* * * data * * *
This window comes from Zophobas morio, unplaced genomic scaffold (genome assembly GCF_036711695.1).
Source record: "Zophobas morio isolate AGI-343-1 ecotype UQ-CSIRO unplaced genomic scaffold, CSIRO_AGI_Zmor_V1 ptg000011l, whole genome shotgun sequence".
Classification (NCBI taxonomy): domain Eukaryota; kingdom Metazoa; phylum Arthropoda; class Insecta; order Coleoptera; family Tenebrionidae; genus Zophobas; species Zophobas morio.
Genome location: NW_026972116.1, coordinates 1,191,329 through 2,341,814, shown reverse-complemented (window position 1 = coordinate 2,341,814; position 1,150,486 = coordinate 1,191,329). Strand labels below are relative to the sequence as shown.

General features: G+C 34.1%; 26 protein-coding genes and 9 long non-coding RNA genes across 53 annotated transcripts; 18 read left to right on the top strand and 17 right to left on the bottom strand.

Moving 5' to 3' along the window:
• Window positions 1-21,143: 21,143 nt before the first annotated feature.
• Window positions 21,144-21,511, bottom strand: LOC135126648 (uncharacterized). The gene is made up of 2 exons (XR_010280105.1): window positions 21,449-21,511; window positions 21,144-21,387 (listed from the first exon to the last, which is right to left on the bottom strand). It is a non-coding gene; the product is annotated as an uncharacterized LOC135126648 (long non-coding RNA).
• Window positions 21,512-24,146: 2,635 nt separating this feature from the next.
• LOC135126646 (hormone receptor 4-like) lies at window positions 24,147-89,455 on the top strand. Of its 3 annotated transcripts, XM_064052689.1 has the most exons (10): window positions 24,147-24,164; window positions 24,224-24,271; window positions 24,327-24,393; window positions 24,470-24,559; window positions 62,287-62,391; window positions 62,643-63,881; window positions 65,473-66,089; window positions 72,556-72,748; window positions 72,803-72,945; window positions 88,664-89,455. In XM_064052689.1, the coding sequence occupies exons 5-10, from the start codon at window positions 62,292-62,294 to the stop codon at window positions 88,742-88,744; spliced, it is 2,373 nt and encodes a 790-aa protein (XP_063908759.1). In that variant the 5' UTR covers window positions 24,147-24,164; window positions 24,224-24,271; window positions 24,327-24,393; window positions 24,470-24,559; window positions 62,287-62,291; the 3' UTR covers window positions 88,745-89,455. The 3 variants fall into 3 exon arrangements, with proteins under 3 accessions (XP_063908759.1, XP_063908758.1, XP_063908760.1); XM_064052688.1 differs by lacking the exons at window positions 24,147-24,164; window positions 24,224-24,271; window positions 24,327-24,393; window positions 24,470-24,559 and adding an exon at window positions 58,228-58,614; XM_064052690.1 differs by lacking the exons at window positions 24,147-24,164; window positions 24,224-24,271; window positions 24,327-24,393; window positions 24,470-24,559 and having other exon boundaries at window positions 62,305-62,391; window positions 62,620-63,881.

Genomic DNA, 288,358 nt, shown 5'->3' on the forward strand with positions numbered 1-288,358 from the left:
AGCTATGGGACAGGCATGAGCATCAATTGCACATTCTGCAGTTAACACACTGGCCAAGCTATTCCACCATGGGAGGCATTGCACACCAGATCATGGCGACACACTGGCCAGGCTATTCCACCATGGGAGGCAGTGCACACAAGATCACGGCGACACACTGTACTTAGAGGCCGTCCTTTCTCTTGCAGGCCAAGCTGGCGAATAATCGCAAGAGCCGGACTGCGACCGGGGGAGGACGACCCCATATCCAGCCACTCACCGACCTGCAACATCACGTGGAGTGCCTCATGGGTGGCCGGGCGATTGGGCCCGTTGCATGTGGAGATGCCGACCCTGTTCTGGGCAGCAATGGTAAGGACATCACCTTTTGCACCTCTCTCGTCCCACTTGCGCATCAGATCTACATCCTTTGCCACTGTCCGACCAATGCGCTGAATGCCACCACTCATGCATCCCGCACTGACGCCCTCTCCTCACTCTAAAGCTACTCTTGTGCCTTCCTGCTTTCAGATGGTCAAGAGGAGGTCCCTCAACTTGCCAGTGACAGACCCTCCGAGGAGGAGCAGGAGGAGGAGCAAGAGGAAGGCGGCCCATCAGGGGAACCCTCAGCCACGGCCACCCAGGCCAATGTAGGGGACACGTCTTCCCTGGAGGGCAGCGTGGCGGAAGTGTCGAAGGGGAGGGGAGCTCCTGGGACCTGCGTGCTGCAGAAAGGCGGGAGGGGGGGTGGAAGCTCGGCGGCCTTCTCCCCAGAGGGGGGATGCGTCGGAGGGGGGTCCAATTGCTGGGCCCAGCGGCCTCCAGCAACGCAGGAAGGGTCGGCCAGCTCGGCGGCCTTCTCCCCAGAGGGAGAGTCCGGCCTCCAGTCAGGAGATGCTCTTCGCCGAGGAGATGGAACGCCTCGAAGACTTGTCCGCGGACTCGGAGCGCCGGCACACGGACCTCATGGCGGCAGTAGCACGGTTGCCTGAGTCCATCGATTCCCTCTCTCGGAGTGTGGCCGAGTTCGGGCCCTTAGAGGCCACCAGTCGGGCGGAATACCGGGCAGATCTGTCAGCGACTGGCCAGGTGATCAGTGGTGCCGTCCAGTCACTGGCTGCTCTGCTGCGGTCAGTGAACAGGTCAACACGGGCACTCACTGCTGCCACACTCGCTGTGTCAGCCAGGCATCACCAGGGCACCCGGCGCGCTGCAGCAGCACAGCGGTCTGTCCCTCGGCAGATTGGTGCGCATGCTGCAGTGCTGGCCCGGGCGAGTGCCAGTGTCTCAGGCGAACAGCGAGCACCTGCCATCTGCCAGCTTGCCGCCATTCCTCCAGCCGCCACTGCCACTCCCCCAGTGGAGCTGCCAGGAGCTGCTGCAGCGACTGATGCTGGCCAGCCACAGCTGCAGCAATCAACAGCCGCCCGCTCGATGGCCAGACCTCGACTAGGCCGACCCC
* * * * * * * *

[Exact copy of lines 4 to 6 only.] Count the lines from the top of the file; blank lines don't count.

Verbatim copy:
Genome location: NW_026972116.1, coordinates 1,191,329 through 2,341,814, shown reverse-complemented (window position 1 = coordinate 2,341,814; position 1,150,486 = coordinate 1,191,329). Strand labels below are relative to the sequence as shown.

General features: G+C 34.1%; 26 protein-coding genes and 9 long non-coding RNA genes across 53 annotated transcripts; 18 read left to right on the top strand and 17 right to left on the bottom strand.

Moving 5' to 3' along the window: